Bob Dylan - Together Through Life (Columbia, 2009)
Unusually, I find myself almost agreeing with Petridish in The Guardian. His observation last week that the hype surrounding every new Bob Dylan release makes them impossible to judge seemed entirely reasonable. A handful of the reviews of ‘Together Through Life’ I’ve read so far have been quite measured, but many have been very generous. Allan Jones’ review in Uncut magazine, yet again proffering the five star treatment, seems absurdly uncritical. How do we judge an album arriving in the twilight years of a singular, remarkable career that has lasted over forty years?
If we’re unfair enough to insist that a new Dylan work is judged within the context of his complete output, then ‘Together Through Life’ can only be seen as his least ambitious and least interesting work since ‘Under The Red Sky’. The collections of acoustic reinterpretations ‘Good As I Been To You’ and ‘World Gone Wrong’ both had more to offer and can now be seen as transitional albums, directing Dylan back to his core concerns within the American folk tradition. These concerns reappeared on ‘Time Out of Mind’ and dominated ‘Love and Theft’ and ‘Modern Times’. There’s nothing on ‘Together Through Life’ as powerful as ‘Tryin’ To Get To Heaven’, ‘Not Dark Yet’, ‘Mississippi’ or ‘Workingman’s Blues #2’ and certainly nothing as sustained as ‘Highlands’ or as funny as many of the blues numbers on ‘Love and Theft’.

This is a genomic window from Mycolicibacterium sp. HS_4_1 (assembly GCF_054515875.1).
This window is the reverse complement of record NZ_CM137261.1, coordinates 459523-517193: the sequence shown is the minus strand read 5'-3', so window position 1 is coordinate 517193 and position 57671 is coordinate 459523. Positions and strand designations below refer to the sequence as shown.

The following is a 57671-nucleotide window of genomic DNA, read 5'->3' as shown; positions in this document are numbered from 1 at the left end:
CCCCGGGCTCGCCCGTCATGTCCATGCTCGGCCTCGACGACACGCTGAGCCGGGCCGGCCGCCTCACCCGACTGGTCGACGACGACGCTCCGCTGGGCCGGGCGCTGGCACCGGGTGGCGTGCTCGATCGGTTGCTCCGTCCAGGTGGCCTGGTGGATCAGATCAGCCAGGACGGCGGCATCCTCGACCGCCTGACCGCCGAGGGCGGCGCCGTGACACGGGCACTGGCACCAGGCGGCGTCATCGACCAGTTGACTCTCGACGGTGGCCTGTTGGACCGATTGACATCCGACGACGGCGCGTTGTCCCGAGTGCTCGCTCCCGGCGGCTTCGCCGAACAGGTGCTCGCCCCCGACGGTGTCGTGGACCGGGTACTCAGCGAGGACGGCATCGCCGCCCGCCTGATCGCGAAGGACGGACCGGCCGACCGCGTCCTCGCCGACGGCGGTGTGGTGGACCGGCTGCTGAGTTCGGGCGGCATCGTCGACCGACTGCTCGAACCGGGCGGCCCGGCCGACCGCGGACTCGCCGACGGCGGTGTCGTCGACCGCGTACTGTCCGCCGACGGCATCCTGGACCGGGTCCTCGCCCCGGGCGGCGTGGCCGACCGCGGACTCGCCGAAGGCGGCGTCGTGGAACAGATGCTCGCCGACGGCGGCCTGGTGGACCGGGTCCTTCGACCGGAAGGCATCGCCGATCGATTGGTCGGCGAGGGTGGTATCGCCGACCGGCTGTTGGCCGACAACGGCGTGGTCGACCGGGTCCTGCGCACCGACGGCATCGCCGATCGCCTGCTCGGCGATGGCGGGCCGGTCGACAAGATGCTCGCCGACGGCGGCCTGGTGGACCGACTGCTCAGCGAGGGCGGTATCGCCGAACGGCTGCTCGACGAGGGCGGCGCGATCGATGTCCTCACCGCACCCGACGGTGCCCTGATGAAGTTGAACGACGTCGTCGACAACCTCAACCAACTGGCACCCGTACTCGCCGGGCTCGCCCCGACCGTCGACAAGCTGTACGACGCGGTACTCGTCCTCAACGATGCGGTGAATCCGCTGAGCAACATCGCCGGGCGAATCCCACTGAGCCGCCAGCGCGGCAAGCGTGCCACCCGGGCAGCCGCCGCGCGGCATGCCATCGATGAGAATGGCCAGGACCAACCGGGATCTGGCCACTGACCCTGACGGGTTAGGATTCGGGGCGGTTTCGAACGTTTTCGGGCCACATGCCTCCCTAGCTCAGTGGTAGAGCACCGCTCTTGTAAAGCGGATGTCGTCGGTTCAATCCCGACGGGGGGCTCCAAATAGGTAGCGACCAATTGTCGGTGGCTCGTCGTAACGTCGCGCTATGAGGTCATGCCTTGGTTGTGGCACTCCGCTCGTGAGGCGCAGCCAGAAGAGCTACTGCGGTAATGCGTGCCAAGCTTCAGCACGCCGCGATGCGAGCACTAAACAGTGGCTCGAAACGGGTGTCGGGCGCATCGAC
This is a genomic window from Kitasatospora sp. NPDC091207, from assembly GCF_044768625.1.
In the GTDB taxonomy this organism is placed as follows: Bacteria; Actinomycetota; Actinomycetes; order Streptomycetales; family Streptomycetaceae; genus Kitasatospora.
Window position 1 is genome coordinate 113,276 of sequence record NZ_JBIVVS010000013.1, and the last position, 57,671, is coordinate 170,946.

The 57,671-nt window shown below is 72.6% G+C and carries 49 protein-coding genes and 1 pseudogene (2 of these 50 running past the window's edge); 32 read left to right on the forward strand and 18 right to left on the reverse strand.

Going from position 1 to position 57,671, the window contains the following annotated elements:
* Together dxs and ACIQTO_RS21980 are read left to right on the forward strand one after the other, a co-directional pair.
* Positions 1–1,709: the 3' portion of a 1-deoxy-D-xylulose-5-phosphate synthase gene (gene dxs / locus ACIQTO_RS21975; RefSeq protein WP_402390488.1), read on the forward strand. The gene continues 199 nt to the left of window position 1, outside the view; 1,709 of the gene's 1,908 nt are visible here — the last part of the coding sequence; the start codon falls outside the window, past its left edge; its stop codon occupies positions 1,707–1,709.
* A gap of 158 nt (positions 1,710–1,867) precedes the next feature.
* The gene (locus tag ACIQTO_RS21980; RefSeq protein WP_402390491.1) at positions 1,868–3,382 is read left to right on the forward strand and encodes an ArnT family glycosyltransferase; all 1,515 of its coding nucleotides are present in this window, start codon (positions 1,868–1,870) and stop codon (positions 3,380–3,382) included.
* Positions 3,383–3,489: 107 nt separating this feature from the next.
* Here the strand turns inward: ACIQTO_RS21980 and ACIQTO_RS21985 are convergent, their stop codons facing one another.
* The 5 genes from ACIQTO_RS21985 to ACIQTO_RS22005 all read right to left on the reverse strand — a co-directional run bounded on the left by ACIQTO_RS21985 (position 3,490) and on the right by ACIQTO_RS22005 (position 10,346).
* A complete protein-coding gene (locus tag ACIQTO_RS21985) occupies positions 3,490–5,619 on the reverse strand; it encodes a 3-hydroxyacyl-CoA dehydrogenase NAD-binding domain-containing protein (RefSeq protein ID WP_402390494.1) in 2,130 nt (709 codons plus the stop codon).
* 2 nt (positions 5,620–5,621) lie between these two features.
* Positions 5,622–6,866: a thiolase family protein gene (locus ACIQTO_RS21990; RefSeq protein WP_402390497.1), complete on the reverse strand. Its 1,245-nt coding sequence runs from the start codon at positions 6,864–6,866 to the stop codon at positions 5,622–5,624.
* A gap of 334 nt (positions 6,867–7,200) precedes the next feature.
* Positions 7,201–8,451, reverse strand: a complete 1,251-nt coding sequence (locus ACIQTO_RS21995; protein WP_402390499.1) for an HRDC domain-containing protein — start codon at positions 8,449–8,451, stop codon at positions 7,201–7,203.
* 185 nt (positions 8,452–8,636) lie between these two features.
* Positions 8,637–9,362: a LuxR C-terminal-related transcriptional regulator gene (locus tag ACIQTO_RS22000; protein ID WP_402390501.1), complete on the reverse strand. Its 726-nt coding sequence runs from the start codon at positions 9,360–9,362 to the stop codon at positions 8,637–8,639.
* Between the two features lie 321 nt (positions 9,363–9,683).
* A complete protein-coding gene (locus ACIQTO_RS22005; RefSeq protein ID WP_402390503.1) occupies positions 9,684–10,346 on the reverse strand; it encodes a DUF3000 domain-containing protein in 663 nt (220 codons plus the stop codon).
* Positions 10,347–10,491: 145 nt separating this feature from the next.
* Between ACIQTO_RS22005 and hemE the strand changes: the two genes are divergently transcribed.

The PR story surrounding this album suggested that it took even Columbia records by surprise, with Dylan continuing to write and record after being commissioned to produce a song for Olivier Dahan’s new film. The reality seems a little less clear, with the late emergence of the news that all but one of the lyrics were co-written with former Grateful Dead poet Robert Hunter. This set alarm bells ringing in the minds of even the most slavish Dylan devotees. Dylan and Hunter collaborated once before, at the absolute nadir of Dylan’s career on ‘Down In The Groove’. The two songs that resulted were far from inspired. ‘Silvio’ might have been one of the best tracks on that album, but that simply wasn’t good enough from an artist of Dylan’s proven calibre. The less said about ‘Ugliest Girl in the World’ the better. Not even irony or childish humour could defend it.